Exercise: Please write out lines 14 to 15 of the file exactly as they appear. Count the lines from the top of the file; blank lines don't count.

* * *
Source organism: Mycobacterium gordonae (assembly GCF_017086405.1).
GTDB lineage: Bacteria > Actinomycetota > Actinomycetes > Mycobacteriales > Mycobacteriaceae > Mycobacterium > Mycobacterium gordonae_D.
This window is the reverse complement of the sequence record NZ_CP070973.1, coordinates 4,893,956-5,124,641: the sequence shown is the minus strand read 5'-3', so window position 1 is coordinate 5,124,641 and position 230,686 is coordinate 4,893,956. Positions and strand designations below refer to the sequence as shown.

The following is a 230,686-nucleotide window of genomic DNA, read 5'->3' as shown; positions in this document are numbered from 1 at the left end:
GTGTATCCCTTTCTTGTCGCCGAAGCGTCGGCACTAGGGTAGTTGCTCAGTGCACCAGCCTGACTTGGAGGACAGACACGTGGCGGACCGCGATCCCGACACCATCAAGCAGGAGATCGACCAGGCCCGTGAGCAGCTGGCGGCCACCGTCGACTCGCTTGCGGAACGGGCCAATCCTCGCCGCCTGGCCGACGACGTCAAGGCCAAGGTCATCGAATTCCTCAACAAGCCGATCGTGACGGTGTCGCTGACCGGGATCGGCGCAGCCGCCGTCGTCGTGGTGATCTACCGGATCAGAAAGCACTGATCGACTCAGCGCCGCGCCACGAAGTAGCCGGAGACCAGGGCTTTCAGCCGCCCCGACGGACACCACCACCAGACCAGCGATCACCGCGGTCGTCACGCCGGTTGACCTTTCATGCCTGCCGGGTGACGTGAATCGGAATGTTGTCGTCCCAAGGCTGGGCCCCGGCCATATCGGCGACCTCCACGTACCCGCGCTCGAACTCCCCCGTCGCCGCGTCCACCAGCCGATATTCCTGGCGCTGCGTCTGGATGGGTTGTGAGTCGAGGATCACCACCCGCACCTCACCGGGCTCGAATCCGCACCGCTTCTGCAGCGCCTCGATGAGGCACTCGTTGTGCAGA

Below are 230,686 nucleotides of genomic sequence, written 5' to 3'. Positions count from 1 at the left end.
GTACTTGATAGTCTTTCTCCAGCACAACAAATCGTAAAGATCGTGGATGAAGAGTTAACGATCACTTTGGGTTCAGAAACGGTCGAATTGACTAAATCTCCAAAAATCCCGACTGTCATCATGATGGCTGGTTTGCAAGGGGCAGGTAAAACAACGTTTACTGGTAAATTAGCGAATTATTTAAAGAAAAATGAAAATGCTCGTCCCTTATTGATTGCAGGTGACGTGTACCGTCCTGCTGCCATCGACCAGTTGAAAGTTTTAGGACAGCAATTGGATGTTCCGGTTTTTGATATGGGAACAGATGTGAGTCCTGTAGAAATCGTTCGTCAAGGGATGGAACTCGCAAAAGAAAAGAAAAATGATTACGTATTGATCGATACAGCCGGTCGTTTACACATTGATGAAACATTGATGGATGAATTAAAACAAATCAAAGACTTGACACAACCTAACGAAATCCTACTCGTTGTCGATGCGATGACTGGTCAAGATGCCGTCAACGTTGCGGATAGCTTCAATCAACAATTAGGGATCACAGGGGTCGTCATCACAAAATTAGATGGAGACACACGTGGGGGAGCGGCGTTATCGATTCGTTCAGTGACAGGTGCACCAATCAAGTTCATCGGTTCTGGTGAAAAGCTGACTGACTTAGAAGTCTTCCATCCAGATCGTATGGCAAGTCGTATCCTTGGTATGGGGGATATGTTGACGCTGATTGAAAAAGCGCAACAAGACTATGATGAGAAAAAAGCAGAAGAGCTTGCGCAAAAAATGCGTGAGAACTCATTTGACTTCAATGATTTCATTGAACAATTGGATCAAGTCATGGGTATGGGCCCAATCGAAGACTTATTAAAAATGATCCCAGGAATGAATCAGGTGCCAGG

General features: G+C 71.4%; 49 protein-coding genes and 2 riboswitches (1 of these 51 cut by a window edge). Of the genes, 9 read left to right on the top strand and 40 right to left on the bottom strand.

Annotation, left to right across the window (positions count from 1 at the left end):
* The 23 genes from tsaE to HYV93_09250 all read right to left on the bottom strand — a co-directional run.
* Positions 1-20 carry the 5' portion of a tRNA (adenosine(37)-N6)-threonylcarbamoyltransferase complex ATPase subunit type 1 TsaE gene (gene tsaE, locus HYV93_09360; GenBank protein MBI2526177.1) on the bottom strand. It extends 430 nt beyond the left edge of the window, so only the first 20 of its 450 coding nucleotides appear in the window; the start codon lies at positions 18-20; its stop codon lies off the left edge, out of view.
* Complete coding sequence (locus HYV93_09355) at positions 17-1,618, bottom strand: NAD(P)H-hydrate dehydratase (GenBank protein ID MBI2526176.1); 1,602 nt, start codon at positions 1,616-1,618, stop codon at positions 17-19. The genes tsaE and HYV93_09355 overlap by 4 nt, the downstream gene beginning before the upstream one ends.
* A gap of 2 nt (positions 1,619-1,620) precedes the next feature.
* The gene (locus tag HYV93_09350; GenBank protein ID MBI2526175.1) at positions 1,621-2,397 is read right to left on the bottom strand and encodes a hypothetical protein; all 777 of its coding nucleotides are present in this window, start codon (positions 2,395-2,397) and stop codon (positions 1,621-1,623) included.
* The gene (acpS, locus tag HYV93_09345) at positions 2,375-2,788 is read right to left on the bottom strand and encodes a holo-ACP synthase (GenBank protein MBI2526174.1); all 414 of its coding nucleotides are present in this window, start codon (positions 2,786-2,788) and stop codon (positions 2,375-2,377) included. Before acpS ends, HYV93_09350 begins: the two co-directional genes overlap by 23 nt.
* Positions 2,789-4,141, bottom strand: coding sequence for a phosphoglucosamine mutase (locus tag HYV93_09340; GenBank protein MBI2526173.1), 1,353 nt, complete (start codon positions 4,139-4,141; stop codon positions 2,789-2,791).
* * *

* The gene (locus tag HYV93_09350; GenBank protein ID MBI2526175.1) at positions 1,621-2,397 is read right to left on the bottom strand and encodes a hypothetical protein; all 777 of its coding nucleotides are present in this window, start codon (positions 2,395-2,397) and stop codon (positions 1,621-1,623) included.
* The gene (acpS, locus tag HYV93_09345) at positions 2,375-2,788 is read right to left on the bottom strand and encodes a holo-ACP synthase (GenBank protein MBI2526174.1); all 414 of its coding nucleotides are present in this window, start codon (positions 2,786-2,788) and stop codon (positions 2,375-2,377) included. Before acpS ends, HYV93_09350 begins: the two co-directional genes overlap by 23 nt.